From there, it grew.
When it came time to plan the next ones, it usually went something like this: He’d sit down and decide on a given medium—say, printmaking or painting or photography—think about artists he knew or knew of, decide who they would show well with and then ask if they’d be interested. A few days before the show, he’d hang their work in the large blank-walled room upstairs that served as a de facto gallery. Then he’d print off labels and artist statements. Set up a system to sell the work. Anything to make things less of a headache for the showing artists than they might have experienced at the more conventional galleries.
From there, as word spread about the shows, they started to get bigger and more elements got tossed into the mix. Authors gave readings on the porch. At the eighth show, a year ago this June, there’d even been people from the likes of KABF and the Arkansas Arts Center who gave speeches for upwards of half an hour, while some 200 people just stood listening in the yard. That one had actually been so big that Phillip had decided to hold off for a while. He didn’t want to do another until he could top that last one. And then he had the idea of doing a show based on Twin Peaks with all of the previous artists involved, and he thought, That could be it.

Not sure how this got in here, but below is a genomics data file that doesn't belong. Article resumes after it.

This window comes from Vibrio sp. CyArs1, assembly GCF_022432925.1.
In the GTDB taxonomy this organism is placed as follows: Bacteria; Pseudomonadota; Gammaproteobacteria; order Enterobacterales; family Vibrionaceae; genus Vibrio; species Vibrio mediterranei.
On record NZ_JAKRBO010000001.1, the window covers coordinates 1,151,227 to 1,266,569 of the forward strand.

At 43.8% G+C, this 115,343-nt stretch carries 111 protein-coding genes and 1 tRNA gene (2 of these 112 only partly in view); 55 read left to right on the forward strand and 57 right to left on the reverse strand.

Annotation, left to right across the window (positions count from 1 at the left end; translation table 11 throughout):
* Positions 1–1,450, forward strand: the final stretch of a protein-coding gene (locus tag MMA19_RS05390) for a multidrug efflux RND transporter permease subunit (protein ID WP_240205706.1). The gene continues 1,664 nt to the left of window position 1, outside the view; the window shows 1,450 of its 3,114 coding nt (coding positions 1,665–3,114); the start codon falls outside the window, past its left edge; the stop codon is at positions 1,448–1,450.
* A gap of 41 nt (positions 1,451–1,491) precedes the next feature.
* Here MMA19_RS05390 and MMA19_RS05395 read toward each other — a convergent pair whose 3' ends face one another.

As the night wears on, as artists drift on and off the porch, talking excitedly about the first Garland House Show in more than a year, there’s no shortage of stories volleyed across the table about the role the house has played in many of their careers. Like when graphic artist Michael Church talks about Garland being the first place he ever exhibited. Or when painter Michael Shaeffer recalls standing beneath the magnolia tree, looking over all the people watching the band and thinking to himself, Yep, this is it. I’m home. Or when illustrator Jade Chauvin talks about how something like this Twin Peaks show has pushed her in different directions artistically while providing the impetus to create. (“You feel the need to have to do something, like you want to so desperately—but you also don’t know what you’re going to do,” she says. “But by him saying, OK, it’s Twin Peaks-themed, come up with something. … It takes a little bit of the burden of not having to come up with [a] totally new, totally different concept yourself.”)
And really, that could be it. That could be the extent of the story.